4. Preferably use N95 mask while travelling or working in public places to avoid person to person transmission.

5. Be aware of the symptoms and report to the doctor immediately for early diagnosis and treatment.

Verified User
What ways are there for prevention of nipah virus? If i have a fever how will i know it is due to nipah virus?
Dr. Bipin Ninan Abraham
General Physician, Bangalore
The incubation period for the virus ranges from 5 to 14 days and symptoms become visible after this period. The symptoms of Nipah Virus are: - Fever from 3-14 days of exposure associated with severe headache due to encephalitis(swelling of the brain) which lead to a state of confusion, disorientation, nausea, persistent drowsiness and fainting. - Choking, stomach pain, vomiting, fatigue and blurred vision could also be there. - There are many patients who show neurological, respiratory and pulmonary signs as well - These symptoms can lead to coma in 24-48hours. If any of the above symptoms are present you should visit the nearest hospital and get evaluated. Prevention: - Do not eat fruits that may have been bitten by bats. - Do not drink toddy that is brewed in open containers near palm trees. - Refrain from consuming date palm sap. - Do not drink unpasteurized fruit juices - Wash,peel and/or cook all fruit thoroughly before eating - Safeguard oneself after coming in contact with someone who has contracted the virus. It is important to maintain a distance from the patient, to sanitize and wash hands thoroughly.
Dr. A. Salam
General Physician, Pune
Nipah virus (NiV) infection is a newly emerging zoonosis that causes severe disease in both animals and humans. The natural host of the virus are fruit bats of the Pteropodidae Family, Pteropus genus.

NiV was first identified during an outbreak of disease that took place in Kampung Sungai Nipah, Malaysia in 1998. On this occasion, pigs were the intermediate hosts. However, in subsequent NiV outbreaks, there were no intermediate hosts. In Bangladesh in 2004, humans became infected with NiV as a result of consuming date palm sap that had been contaminated by infected fruit bats. Human-to-human transmission has also been documented, including in a hospital setting in India.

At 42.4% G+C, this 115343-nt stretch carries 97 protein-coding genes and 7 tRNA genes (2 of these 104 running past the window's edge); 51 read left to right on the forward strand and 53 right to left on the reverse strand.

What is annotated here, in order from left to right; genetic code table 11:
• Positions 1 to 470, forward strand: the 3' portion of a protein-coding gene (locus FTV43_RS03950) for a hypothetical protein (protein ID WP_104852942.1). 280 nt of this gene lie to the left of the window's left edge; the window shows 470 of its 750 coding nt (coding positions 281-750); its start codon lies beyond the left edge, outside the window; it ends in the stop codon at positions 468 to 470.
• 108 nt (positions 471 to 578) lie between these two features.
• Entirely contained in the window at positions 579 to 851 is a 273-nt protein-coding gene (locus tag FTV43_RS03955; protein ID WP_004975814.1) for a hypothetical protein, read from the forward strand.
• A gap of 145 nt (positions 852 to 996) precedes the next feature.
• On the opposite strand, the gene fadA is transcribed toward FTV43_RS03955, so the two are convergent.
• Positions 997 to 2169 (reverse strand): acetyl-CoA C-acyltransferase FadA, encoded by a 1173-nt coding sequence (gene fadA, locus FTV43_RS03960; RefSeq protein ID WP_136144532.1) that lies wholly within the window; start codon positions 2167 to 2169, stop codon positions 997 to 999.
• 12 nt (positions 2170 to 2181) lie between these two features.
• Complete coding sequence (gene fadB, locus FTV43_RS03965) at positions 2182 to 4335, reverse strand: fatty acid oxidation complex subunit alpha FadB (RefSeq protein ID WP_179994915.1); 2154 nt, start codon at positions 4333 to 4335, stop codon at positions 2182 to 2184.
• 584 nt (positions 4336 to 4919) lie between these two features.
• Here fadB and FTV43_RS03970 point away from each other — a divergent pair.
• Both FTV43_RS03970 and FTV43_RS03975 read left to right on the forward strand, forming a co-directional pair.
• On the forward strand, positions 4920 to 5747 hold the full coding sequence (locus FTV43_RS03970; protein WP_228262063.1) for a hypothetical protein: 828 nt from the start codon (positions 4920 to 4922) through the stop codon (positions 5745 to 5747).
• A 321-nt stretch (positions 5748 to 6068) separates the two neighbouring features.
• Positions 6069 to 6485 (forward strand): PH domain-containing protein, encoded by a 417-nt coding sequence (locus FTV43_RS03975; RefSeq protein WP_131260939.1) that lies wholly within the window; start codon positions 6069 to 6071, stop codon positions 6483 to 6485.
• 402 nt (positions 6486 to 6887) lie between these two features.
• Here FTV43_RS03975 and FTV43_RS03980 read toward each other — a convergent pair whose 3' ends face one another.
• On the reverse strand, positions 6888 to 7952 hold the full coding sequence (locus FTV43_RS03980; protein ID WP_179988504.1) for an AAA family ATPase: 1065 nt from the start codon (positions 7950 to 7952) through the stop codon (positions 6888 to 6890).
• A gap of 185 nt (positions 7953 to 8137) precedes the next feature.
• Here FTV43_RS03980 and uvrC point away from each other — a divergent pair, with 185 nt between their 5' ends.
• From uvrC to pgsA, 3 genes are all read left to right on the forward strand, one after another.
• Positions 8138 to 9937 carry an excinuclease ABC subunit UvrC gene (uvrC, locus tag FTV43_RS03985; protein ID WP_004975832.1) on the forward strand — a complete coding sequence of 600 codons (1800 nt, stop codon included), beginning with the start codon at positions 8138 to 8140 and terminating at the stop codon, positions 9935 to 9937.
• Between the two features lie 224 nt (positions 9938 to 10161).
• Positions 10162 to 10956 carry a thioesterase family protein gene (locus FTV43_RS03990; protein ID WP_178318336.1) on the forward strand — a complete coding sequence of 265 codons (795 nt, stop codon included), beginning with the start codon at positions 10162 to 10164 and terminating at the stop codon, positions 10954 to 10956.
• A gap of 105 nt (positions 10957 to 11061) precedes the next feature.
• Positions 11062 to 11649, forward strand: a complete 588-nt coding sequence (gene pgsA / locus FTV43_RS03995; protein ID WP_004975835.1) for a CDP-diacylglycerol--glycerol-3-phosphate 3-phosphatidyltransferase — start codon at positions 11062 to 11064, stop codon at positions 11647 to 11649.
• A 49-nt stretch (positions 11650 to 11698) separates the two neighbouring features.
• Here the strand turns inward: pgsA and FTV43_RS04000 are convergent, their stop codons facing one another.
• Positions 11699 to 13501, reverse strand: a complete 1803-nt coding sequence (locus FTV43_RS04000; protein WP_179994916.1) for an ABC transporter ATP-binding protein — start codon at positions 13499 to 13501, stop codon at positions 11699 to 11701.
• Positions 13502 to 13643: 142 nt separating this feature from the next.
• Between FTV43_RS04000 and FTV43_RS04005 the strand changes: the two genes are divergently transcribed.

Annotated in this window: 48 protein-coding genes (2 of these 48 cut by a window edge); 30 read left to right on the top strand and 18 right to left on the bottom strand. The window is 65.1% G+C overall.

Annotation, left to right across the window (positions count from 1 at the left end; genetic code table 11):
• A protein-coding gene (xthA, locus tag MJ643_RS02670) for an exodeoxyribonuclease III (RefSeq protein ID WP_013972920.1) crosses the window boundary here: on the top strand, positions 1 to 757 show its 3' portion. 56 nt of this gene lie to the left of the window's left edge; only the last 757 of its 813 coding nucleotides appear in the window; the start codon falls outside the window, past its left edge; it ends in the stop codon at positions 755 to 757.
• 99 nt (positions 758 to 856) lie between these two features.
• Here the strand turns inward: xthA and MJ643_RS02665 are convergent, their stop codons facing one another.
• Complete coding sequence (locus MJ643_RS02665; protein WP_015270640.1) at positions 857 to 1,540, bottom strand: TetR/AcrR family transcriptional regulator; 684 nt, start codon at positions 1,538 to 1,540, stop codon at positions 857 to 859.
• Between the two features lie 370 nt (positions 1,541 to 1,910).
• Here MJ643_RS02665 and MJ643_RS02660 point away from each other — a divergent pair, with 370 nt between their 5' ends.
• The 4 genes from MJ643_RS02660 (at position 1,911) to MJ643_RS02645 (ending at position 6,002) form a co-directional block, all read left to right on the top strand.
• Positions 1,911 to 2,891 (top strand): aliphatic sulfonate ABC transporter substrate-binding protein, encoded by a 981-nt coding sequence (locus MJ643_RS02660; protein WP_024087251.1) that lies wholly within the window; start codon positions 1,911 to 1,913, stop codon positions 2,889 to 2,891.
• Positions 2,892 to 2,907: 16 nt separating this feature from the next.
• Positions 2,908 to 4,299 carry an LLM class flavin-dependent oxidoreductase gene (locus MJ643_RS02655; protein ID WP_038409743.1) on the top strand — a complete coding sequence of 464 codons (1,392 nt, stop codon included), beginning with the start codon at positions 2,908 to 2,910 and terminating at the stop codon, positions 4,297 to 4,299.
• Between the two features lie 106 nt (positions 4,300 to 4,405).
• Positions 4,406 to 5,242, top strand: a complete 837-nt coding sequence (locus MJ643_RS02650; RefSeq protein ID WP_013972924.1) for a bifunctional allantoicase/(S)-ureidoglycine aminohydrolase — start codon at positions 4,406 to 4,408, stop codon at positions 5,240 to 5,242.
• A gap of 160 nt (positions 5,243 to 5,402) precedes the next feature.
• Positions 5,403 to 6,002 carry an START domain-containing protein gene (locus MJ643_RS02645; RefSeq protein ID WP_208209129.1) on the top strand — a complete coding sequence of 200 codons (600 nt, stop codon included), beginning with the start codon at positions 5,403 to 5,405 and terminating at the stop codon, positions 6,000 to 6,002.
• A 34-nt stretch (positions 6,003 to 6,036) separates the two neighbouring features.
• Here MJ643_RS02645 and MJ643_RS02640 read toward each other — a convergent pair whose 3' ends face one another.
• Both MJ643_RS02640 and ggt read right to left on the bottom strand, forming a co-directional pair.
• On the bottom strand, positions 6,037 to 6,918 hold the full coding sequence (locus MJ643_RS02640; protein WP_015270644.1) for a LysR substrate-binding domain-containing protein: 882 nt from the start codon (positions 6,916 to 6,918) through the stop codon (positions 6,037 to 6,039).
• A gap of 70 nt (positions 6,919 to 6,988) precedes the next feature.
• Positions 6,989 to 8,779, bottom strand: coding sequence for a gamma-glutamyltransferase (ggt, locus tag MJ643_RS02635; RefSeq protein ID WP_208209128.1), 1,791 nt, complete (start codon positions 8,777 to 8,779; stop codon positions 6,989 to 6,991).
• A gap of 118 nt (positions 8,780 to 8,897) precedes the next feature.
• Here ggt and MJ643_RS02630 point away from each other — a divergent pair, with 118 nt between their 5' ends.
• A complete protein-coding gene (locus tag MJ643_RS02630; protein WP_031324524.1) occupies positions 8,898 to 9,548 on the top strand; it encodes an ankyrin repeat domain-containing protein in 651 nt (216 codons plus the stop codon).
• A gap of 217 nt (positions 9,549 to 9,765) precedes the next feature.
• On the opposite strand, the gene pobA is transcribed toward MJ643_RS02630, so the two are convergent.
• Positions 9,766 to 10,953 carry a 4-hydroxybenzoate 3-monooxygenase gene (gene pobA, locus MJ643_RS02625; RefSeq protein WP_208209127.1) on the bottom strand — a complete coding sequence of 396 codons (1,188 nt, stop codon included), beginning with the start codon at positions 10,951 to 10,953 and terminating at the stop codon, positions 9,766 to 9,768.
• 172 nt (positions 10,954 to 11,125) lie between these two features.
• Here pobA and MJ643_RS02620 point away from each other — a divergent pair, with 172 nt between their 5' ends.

NiV infection in humans has a range of clinical presentations, from asymptomatic infection to acute respiratory syndrome and fatal encephalitis. NiV is also capable of causing disease in pigs and other domestic animals. There is no vaccine for either humans or animals. The primary treatment for human cases is intensive supportive care.
      Laboratory diagnosis of a patient with a clinical history of NiV can be made during the acute and convalescent phases of the disease by using a combination of tests. Virus isolation attempts and real time polymerase chain reaction (RT-PCR) from throat and nasal swabs, cerebrospinal fluid, urine, and blood should be performed in the early stages of disease. Antibody detection by ELISA (IgG and IgM) can be used later on. In fatal cases, immunohistochemistry on tissues collected during autopsy may be the only way to confirm a diagnosis.

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Did you know?

First instance of Nipah Virus

NiV was first identified during an outbreak of disease that took place in Kampung Sungai Nipah, Malaysia in 1998. On this occasion, pigs were the intermediate hosts. However, in subsequent NiV outbreaks, there were no intermediate hosts.

Regarding the name Nipah

The name Nipah comes from the village in Malaysia, where the person from whom the virus was first extracted and identified succumbed to the disease.

Ten Lives Claimed in Nipah Virus in May 2018

A sudden outbreak of Nipah virus infection has claimed at least 10 lives in Kerala as per the reports of various newspapers on 23rd May2018.